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Did your kids go crazy making in-app purchases on an Amazon device without you finding out until the credit card bill showed up? Well, good news! Amazon has finally agreed to a settlement in the case brought against them by the FTC in 2014 for failing to safeguard users from unauthorized purchases. It is estimated that there were $70 million in unauthorized in-app purchases.
Soon after in-app purchases became a "thing," parents were subjected to shock, at random, in the form of unexplained credit card charges due to a lack of restrictions on in-app purchases. Both Apple and Google settled similar claims almost immediately in 2014 and implemented changes to safeguard against unauthorized in-app purchases.
What's an In-App Purchase?
On most new digital devices, software developers can submit programs, including games, news readers, social media, entertainment media, tools, and more, to be made available for purchase or free download on what's called an app store, or app marketplace. The programs themselves are called apps. However, many of these apps, contain additional content or features that can be added into the app for an additional price. These extras are the "in-app" purchases.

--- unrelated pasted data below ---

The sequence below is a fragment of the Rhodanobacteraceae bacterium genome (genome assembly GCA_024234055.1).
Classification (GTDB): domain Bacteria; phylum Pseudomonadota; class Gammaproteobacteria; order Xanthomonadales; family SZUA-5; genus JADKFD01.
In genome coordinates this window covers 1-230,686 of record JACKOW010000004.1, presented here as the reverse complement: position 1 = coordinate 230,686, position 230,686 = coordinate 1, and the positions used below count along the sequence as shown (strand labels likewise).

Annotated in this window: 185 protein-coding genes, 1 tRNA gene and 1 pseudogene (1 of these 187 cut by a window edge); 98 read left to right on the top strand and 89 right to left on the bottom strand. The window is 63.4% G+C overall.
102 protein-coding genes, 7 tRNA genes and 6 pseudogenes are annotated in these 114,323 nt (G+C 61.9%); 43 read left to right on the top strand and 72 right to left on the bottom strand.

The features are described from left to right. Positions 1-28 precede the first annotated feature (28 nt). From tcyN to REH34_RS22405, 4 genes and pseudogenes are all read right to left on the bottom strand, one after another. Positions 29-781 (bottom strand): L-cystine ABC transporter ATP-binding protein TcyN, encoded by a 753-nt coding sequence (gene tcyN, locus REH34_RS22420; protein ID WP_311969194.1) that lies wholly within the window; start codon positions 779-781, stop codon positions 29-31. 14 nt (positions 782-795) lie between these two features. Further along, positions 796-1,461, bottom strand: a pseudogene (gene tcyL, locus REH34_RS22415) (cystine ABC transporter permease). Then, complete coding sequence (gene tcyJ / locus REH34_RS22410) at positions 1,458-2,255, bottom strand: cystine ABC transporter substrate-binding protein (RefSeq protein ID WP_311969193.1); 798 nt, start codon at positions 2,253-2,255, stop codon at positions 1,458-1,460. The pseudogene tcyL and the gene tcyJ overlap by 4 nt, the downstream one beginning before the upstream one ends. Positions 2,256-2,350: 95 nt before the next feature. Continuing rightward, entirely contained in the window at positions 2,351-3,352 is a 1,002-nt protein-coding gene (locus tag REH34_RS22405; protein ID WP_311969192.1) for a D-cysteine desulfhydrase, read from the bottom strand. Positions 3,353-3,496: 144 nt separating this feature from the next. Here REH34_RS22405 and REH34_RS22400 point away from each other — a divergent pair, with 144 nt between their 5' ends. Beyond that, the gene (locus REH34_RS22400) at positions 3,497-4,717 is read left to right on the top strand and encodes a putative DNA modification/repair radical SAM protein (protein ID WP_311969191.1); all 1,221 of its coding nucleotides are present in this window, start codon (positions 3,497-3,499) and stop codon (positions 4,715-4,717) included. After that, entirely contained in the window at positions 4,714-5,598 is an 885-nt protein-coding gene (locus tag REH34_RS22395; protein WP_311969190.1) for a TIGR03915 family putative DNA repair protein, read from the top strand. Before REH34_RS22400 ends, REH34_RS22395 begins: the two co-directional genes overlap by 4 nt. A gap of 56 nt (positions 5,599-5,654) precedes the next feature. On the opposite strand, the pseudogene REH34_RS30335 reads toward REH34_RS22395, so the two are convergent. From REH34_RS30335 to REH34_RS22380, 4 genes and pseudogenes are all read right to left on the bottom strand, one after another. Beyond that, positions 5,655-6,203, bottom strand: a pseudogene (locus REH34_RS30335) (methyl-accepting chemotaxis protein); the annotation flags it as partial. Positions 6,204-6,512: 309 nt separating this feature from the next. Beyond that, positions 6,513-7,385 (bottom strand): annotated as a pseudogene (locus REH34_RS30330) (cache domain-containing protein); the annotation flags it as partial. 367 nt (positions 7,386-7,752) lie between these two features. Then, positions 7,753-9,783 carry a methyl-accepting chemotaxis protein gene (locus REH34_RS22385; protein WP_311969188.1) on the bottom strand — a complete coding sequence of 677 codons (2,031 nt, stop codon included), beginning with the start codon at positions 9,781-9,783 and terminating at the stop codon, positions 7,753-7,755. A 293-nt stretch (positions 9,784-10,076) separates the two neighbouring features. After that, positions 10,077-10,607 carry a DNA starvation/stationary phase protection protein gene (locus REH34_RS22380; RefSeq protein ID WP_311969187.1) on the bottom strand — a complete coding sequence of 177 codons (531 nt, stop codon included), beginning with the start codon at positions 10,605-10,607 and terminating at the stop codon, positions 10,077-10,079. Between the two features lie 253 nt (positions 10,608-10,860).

What's an Unauthorized In-App Purchase?
Basically, when a consumer purchases something using their phone, or any other form of electronic payment, including a credit card, it is only considered valid if the actual individual consents to, or authorizes, the purchase (that's why you have to sign your credit card slips).
What happened to Amazon, Google, and Apple was that parents set up accounts so that their children could use the devices. However, the devices initially lacked strong enough controls to prevent the children from then making purchases without their parent's consent. What's more is that many free to download apps allowed users to make repeated in-app purchases, which often make games easier or provide other benefits. In-app purchases can range in value from a single dollar to over $100.
That Happened to Me! Where's My Refund?
If you realize that your kid made those unexplainable charges appear on your credit card while using an Amazon device, you can apply directly to Amazon for a refund. The window for claims is rather large and stretches from 2011 to 2016.